One source has said that a great majority of the corrections to soon-to-be-released books are made at the 11th hour.   In reading a galley, a reviewer is often reading the draft that precedes the final draft.   The reviewer who wants to add life and depth to his/her review by including quotations from the upcoming book is hampered by the standard publisher’s statement that, in effect, “No quotations should be taken from this version without checking them against the final version.”  

It’s a bit hard to finish a review near the publication date when one does not and will not have access to the final version.   The result is that a reviewer is going to pull out a quote with a hope and a prayer that it was not changed in publication.   Ah, well, this is just another frustrating aspect of the work of the solitary book reviewer.   Yet there’s still something special about reading one of only a few hundred copies of a galley or an advance review copy (which often cost more to produce than the finished product) of an upcoming release.   It seems like an honor.

The lonely runner keeps putting in the next mile and then the next.   The lonely reviewer reads the next chapter in the galley and then the next.   The race never ends, but the reward is found in the journey.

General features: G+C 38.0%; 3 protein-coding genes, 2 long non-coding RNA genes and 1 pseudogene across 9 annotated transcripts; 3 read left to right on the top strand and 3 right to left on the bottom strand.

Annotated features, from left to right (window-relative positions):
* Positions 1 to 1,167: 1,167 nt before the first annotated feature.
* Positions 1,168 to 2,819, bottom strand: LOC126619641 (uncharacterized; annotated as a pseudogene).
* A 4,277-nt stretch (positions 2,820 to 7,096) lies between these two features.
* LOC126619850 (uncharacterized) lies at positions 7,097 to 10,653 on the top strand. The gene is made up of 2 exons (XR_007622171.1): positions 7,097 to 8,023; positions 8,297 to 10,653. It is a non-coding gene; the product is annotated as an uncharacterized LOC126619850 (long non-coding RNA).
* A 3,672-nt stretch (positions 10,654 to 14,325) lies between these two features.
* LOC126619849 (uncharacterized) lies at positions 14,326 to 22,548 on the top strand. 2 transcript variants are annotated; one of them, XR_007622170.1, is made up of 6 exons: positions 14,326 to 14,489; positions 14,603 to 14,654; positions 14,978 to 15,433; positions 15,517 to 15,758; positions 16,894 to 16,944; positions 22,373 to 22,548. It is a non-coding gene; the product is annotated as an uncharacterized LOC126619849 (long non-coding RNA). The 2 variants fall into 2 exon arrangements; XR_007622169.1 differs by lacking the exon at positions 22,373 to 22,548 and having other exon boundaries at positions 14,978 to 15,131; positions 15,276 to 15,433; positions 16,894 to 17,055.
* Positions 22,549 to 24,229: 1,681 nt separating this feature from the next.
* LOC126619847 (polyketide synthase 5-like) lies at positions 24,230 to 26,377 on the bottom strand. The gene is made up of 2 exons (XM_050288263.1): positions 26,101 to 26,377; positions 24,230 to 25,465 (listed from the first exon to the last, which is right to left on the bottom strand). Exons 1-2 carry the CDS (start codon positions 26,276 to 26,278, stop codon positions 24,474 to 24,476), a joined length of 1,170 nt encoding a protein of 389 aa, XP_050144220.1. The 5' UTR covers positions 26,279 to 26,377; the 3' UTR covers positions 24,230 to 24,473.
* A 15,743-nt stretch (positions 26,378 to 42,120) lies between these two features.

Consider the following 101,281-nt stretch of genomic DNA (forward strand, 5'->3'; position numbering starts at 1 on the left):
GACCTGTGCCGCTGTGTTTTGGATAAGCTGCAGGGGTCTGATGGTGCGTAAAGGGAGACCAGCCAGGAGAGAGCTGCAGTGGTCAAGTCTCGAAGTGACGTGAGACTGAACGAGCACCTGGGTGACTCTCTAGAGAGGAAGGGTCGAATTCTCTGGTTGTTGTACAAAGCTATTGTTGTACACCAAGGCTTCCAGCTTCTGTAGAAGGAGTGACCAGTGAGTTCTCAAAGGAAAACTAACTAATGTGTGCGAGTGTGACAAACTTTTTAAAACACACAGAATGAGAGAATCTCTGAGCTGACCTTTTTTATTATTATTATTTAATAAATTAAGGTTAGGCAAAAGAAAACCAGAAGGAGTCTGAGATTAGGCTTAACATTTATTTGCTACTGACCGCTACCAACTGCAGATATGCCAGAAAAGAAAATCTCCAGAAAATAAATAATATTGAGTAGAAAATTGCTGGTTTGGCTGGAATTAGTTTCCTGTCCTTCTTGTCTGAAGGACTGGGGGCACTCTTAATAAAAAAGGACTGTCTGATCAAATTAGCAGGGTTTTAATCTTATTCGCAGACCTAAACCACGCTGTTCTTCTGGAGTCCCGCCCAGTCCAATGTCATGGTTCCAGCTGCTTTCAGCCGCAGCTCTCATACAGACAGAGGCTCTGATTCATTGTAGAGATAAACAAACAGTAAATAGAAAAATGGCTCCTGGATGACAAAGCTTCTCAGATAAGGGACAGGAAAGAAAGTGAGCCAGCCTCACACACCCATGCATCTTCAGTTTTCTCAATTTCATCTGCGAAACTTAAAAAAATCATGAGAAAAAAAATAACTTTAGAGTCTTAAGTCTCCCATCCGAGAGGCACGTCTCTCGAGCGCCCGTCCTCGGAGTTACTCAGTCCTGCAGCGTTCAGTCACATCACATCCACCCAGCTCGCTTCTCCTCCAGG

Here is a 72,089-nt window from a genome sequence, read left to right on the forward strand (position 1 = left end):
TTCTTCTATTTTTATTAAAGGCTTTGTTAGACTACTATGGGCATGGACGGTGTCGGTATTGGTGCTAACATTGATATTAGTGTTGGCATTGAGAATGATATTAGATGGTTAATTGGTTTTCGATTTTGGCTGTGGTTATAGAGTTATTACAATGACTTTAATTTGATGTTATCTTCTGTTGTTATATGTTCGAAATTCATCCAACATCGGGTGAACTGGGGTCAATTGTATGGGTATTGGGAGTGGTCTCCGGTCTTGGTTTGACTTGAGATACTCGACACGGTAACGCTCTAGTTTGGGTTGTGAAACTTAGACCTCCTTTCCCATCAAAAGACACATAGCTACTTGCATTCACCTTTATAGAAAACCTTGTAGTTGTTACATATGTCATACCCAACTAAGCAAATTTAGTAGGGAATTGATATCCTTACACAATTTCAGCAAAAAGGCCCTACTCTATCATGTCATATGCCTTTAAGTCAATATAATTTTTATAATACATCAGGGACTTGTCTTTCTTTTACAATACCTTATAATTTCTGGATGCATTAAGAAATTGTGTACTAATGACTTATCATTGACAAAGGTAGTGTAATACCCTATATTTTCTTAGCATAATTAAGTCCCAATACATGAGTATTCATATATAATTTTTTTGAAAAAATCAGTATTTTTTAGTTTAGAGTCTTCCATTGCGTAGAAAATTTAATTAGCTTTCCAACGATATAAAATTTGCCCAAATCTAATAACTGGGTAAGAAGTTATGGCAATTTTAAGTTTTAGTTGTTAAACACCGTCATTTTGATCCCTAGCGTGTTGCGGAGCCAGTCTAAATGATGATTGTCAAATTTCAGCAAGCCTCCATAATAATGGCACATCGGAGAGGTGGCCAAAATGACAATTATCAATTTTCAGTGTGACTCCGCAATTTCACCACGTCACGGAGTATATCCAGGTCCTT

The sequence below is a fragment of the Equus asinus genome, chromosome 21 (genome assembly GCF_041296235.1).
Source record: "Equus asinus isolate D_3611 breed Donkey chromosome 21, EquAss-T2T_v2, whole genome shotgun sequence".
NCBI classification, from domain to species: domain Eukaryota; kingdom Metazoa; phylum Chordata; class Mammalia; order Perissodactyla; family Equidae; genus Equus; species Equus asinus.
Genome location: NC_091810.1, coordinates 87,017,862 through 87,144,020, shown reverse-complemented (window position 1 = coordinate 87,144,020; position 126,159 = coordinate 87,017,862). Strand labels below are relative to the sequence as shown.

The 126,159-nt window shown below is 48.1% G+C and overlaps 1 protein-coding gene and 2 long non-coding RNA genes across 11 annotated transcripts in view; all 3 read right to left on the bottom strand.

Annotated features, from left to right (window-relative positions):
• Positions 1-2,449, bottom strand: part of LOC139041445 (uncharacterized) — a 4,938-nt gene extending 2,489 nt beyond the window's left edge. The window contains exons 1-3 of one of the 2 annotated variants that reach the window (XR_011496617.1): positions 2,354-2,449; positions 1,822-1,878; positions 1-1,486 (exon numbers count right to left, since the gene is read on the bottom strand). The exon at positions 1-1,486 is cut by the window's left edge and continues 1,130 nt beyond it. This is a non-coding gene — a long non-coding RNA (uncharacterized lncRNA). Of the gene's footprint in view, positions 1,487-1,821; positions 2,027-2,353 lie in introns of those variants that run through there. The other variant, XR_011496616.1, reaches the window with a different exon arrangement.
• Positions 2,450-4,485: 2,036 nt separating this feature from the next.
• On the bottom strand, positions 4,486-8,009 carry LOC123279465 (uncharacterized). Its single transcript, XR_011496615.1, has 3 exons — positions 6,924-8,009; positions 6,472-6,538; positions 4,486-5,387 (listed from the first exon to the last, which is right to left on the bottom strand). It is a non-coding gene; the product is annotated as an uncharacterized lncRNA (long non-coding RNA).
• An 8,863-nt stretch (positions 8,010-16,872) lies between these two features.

Joseph Arellano     

This article was originally published by the Sacramento Book Review and San Francisco Book Review.

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Award Day!

Zombie chicken (large)The blogger who receives this award believes in the Tao of the zombie chicken – excellence, grace and persistence in all situations, even in the midst of a zombie apocalypse.   These amazing bloggers regularly produce content so remarkable that their readers would brave a raving pack of zombie chickens just to be able to read their inspiring words.   The recipients of this world-renowned award have the responsibility of passing it on to at least 5 other worthy bloggers.   Do not risk the wrath of the zombie chicken by choosing unwisely or not choosing at all.

I was a prior recipient of this award, granted to me by BrownGirl BookSpeak – http://browngirl.weebly.com/ .   I now elect to select the first of five or more bloggers that will receive the award from me.   The Zombie Chicken Award goes to Mary @ The Sweet Bookshelf – http://thesweetbookshelf.blogspot.com .

Congratulations, Mary!

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Our Book Review Rules

Some book review bloggers with more experience than I have strongly suggested posting a set of book review policies, so here are my Lucky 13 rules.   Fair warning!

1.   I am interested in receiving review copies on most subjects but especially biographies and memoirs; music; poetry; sports; business books; inspirational stories (but not directly tied to religion); popular fiction; crime dramas; Young Adult (YA) novels; children’s books and stories involving animals.   In fact, I’m a sucker for true animal stories!